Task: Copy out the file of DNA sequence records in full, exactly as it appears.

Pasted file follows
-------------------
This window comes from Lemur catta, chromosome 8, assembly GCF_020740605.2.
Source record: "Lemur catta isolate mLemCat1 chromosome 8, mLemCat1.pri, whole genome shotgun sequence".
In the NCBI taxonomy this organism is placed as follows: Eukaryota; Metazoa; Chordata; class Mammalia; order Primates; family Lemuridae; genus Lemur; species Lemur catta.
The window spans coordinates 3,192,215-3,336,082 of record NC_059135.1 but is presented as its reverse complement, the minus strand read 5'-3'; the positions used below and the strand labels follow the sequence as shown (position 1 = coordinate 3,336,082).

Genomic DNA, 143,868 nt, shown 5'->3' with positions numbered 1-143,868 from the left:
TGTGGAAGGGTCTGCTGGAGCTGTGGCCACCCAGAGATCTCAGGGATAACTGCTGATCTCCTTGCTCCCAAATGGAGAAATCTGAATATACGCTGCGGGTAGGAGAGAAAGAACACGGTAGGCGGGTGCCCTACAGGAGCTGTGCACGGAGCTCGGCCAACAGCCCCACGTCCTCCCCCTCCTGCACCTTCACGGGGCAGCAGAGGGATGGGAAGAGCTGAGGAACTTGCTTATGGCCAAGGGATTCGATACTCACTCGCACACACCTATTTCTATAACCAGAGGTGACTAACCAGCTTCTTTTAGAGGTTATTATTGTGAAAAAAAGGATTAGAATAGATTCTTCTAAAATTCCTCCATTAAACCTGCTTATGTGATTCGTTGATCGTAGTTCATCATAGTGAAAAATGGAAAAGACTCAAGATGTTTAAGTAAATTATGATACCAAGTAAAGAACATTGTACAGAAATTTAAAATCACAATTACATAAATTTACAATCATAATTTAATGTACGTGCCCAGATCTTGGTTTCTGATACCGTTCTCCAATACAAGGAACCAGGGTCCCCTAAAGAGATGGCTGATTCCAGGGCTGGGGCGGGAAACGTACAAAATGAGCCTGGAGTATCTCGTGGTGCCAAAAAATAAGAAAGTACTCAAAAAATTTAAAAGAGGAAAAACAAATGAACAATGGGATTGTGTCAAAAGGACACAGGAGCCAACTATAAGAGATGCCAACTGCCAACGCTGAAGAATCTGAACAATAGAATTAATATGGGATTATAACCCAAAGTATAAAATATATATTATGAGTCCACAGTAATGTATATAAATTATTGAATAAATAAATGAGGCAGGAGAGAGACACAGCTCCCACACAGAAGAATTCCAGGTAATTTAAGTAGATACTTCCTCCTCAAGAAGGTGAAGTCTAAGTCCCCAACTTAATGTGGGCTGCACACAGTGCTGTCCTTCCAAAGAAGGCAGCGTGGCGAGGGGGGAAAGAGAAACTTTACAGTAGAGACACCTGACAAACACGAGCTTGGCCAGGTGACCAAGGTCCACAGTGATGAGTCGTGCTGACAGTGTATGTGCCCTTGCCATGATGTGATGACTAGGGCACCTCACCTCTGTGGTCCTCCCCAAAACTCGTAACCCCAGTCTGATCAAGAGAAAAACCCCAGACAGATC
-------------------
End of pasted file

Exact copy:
This window comes from Lemur catta, chromosome 8, assembly GCF_020740605.2.
Source record: "Lemur catta isolate mLemCat1 chromosome 8, mLemCat1.pri, whole genome shotgun sequence".
In the NCBI taxonomy this organism is placed as follows: Eukaryota; Metazoa; Chordata; class Mammalia; order Primates; family Lemuridae; genus Lemur; species Lemur catta.
The window spans coordinates 3,192,215-3,336,082 of record NC_059135.1 but is presented as its reverse complement, the minus strand read 5'-3'; the positions used below and the strand labels follow the sequence as shown (position 1 = coordinate 3,336,082).

Genomic DNA, 143,868 nt, shown 5'->3' with positions numbered 1-143,868 from the left:
TGTGGAAGGGTCTGCTGGAGCTGTGGCCACCCAGAGATCTCAGGGATAACTGCTGATCTCCTTGCTCCCAAATGGAGAAATCTGAATATACGCTGCGGGTAGGAGAGAAAGAACACGGTAGGCGGGTGCCCTACAGGAGCTGTGCACGGAGCTCGGCCAACAGCCCCACGTCCTCCCCCTCCTGCACCTTCACGGGGCAGCAGAGGGATGGGAAGAGCTGAGGAACTTGCTTATGGCCAAGGGATTCGATACTCACTCGCACACACCTATTTCTATAACCAGAGGTGACTAACCAGCTTCTTTTAGAGGTTATTATTGTGAAAAAAAGGATTAGAATAGATTCTTCTAAAATTCCTCCATTAAACCTGCTTATGTGATTCGTTGATCGTAGTTCATCATAGTGAAAAATGGAAAAGACTCAAGATGTTTAAGTAAATTATGATACCAAGTAAAGAACATTGTACAGAAATTTAAAATCACAATTACATAAATTTACAATCATAATTTAATGTACGTGCCCAGATCTTGGTTTCTGATACCGTTCTCCAATACAAGGAACCAGGGTCCCCTAAAGAGATGGCTGATTCCAGGGCTGGGGCGGGAAACGTACAAAATGAGCCTGGAGTATCTCGTGGTGCCAAAAAATAAGAAAGTACTCAAAAAATTTAAAAGAGGAAAAACAAATGAACAATGGGATTGTGTCAAAAGGACACAGGAGCCAACTATAAGAGATGCCAACTGCCAACGCTGAAGAATCTGAACAATAGAATTAATATGGGATTATAACCCAAAGTATAAAATATATATTATGAGTCCACAGTAATGTATATAAATTATTGAATAAATAAATGAGGCAGGAGAGAGACACAGCTCCCACACAGAAGAATTCCAGGTAATTTAAGTAGATACTTCCTCCTCAAGAAGGTGAAGTCTAAGTCCCCAACTTAATGTGGGCTGCACACAGTGCTGTCCTTCCAAAGAAGGCAGCGTGGCGAGGGGGGAAAGAGAAACTTTACAGTAGAGACACCTGACAAACACGAGCTTGGCCAGGTGACCAAGGTCCACAGTGATGAGTCGTGCTGACAGTGTATGTGCCCTTGCCATGATGTGATGACTAGGGCACCTCACCTCTGTGGTCCTCCCCAAAACTCGTAACCCCAGTCTGATCAAGAGAAAAACCCCAGACAGATC